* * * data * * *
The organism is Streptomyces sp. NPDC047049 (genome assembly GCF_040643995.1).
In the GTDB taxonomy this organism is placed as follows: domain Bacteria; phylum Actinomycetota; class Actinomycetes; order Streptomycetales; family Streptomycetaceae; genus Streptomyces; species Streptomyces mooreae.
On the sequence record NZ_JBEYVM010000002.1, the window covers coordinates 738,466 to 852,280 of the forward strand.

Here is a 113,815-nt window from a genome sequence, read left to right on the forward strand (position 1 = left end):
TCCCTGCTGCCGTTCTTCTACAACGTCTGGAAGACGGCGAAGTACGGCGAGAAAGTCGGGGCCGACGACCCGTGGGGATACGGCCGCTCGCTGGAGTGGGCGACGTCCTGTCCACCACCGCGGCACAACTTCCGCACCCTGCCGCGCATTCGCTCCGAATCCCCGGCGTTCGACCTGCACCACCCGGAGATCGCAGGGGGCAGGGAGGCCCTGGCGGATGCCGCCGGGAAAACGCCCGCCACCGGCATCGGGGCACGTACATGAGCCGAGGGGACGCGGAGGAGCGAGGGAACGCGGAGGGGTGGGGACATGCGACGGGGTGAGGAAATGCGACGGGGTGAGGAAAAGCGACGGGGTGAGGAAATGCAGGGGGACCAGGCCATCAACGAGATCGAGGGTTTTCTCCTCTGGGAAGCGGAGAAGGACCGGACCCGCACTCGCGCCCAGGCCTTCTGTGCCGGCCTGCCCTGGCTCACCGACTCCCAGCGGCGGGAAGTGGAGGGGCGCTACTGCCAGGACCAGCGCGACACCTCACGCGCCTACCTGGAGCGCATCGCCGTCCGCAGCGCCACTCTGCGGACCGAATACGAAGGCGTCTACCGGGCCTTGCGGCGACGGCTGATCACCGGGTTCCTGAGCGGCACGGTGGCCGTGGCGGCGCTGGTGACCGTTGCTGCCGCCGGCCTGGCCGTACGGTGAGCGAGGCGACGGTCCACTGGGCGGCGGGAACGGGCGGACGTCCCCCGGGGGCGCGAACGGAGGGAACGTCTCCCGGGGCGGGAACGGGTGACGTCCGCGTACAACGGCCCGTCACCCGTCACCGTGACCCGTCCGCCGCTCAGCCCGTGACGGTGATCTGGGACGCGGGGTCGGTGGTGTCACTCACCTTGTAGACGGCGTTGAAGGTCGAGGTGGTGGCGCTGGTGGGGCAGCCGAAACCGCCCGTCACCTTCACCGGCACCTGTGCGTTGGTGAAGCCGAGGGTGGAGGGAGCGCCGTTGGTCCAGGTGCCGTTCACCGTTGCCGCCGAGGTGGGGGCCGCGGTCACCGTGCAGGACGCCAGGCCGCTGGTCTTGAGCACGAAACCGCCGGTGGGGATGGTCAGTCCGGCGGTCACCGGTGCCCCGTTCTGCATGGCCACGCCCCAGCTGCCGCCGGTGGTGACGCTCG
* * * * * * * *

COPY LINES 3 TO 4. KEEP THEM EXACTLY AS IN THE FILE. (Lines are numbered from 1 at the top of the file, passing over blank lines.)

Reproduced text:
On the sequence record NZ_JBEYVM010000002.1, the window covers coordinates 738,466 to 852,280 of the forward strand.

Here is a 113,815-nt window from a genome sequence, read left to right on the forward strand (position 1 = left end):